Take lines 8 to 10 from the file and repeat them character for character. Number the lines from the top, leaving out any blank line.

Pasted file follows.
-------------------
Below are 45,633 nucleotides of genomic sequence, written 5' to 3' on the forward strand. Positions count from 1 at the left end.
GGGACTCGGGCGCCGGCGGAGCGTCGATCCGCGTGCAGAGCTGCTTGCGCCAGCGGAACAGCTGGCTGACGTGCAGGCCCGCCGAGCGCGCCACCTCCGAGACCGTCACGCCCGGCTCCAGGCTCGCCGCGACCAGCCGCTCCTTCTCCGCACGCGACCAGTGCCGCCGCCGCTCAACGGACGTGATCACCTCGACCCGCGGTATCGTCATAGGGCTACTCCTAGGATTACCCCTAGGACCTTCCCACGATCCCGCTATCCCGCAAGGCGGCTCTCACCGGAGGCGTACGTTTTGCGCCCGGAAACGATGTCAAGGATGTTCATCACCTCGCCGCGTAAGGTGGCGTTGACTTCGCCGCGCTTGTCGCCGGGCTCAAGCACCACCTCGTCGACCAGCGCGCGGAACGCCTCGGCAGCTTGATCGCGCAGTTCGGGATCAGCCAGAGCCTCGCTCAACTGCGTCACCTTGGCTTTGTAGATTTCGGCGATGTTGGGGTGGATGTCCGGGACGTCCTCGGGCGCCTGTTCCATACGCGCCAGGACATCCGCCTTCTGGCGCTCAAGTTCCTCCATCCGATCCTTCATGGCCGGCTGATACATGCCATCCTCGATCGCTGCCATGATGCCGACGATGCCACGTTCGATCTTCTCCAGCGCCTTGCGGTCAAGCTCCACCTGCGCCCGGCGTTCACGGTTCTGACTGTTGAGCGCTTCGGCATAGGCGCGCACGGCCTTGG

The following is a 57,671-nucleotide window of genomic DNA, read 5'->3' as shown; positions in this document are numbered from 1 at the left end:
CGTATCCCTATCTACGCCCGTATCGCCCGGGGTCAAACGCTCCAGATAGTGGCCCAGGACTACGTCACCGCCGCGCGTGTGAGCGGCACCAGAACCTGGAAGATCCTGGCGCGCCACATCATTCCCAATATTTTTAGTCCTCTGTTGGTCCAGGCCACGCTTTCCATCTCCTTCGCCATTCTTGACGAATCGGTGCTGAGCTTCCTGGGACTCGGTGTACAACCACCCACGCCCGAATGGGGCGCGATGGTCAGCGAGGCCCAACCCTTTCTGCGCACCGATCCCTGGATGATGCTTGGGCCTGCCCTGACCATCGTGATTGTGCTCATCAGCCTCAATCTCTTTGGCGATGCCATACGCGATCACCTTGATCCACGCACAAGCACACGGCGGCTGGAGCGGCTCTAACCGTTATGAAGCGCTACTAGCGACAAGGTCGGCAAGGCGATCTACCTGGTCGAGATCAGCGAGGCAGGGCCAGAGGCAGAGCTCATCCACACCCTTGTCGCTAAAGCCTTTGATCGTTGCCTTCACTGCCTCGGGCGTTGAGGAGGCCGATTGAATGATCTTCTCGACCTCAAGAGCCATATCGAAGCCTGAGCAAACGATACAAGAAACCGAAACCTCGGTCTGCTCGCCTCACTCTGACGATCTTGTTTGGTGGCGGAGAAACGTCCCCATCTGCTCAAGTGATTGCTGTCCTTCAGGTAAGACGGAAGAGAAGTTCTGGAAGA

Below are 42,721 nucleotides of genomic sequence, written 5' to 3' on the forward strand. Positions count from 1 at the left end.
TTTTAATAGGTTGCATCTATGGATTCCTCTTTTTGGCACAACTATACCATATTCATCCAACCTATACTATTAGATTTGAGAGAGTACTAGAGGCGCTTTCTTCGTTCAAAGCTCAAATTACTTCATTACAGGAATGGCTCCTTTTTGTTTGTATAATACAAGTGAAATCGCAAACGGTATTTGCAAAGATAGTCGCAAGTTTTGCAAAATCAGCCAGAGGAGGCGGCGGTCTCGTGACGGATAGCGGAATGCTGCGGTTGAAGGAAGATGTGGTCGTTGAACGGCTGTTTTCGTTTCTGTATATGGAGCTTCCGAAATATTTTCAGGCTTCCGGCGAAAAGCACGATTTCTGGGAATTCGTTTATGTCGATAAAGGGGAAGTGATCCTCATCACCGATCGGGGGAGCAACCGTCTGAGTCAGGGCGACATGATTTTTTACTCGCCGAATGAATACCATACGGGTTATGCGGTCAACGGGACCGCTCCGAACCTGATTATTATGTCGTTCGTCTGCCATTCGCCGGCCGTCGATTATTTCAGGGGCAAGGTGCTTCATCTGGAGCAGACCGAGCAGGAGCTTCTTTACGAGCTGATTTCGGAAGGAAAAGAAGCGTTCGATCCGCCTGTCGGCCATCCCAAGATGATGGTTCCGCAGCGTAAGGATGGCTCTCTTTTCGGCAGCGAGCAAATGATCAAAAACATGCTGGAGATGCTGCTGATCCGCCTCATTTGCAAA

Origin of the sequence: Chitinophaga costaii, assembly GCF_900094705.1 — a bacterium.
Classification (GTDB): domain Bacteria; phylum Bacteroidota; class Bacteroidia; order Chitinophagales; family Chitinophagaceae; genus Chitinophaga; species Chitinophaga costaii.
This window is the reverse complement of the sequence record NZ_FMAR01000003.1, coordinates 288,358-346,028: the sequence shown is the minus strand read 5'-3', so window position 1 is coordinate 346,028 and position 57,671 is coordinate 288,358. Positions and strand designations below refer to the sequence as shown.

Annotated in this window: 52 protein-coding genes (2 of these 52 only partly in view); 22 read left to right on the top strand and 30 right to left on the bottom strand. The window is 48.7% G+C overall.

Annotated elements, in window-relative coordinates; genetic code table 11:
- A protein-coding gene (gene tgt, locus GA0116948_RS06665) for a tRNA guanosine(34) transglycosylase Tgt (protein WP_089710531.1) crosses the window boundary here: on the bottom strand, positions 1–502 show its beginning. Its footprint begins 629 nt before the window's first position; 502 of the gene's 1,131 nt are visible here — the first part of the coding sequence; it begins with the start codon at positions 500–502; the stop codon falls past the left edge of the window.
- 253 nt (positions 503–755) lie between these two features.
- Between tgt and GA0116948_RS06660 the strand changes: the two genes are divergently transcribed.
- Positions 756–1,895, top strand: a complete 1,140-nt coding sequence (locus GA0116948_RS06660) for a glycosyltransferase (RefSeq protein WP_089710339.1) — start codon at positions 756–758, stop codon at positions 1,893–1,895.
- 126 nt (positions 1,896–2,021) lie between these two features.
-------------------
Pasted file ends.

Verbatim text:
Classification (GTDB): domain Bacteria; phylum Bacteroidota; class Bacteroidia; order Chitinophagales; family Chitinophagaceae; genus Chitinophaga; species Chitinophaga costaii.
This window is the reverse complement of the sequence record NZ_FMAR01000003.1, coordinates 288,358-346,028: the sequence shown is the minus strand read 5'-3', so window position 1 is coordinate 346,028 and position 57,671 is coordinate 288,358. Positions and strand designations below refer to the sequence as shown.

Annotated in this window: 52 protein-coding genes (2 of these 52 only partly in view); 22 read left to right on the top strand and 30 right to left on the bottom strand. The window is 48.7% G+C overall.